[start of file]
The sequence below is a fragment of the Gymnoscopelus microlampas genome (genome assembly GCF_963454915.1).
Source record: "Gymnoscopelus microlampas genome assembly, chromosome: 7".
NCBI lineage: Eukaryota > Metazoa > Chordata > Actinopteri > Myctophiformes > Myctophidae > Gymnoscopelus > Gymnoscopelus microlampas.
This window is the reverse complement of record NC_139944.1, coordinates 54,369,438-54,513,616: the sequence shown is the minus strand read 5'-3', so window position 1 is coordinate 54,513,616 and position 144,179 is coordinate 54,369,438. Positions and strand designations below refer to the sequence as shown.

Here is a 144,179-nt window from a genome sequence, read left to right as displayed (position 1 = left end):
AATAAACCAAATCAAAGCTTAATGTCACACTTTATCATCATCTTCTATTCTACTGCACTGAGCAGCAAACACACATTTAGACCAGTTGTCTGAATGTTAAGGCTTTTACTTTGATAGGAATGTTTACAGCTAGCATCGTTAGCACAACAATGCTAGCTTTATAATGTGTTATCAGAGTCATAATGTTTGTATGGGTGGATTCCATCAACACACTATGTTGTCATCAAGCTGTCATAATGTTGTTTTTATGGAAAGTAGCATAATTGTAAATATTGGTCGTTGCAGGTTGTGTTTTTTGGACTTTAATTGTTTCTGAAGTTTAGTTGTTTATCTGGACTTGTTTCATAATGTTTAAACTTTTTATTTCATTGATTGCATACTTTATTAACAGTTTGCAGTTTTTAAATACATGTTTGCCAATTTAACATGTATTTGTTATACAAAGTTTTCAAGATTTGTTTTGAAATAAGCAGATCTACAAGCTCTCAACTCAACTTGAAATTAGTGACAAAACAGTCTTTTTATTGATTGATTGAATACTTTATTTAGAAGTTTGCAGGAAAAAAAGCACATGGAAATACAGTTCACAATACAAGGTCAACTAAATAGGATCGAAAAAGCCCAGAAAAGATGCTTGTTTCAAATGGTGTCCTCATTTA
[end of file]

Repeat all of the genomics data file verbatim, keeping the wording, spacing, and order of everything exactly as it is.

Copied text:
The sequence below is a fragment of the Gymnoscopelus microlampas genome (genome assembly GCF_963454915.1).
Source record: "Gymnoscopelus microlampas genome assembly, chromosome: 7".
NCBI lineage: Eukaryota > Metazoa > Chordata > Actinopteri > Myctophiformes > Myctophidae > Gymnoscopelus > Gymnoscopelus microlampas.
This window is the reverse complement of record NC_139944.1, coordinates 54,369,438-54,513,616: the sequence shown is the minus strand read 5'-3', so window position 1 is coordinate 54,513,616 and position 144,179 is coordinate 54,369,438. Positions and strand designations below refer to the sequence as shown.

Here is a 144,179-nt window from a genome sequence, read left to right as displayed (position 1 = left end):
AATAAACCAAATCAAAGCTTAATGTCACACTTTATCATCATCTTCTATTCTACTGCACTGAGCAGCAAACACACATTTAGACCAGTTGTCTGAATGTTAAGGCTTTTACTTTGATAGGAATGTTTACAGCTAGCATCGTTAGCACAACAATGCTAGCTTTATAATGTGTTATCAGAGTCATAATGTTTGTATGGGTGGATTCCATCAACACACTATGTTGTCATCAAGCTGTCATAATGTTGTTTTTATGGAAAGTAGCATAATTGTAAATATTGGTCGTTGCAGGTTGTGTTTTTTGGACTTTAATTGTTTCTGAAGTTTAGTTGTTTATCTGGACTTGTTTCATAATGTTTAAACTTTTTATTTCATTGATTGCATACTTTATTAACAGTTTGCAGTTTTTAAATACATGTTTGCCAATTTAACATGTATTTGTTATACAAAGTTTTCAAGATTTGTTTTGAAATAAGCAGATCTACAAGCTCTCAACTCAACTTGAAATTAGTGACAAAACAGTCTTTTTATTGATTGATTGAATACTTTATTTAGAAGTTTGCAGGAAAAAAAGCACATGGAAATACAGTTCACAATACAAGGTCAACTAAATAGGATCGAAAAAGCCCAGAAAAGATGCTTGTTTCAAATGGTGTCCTCATTTA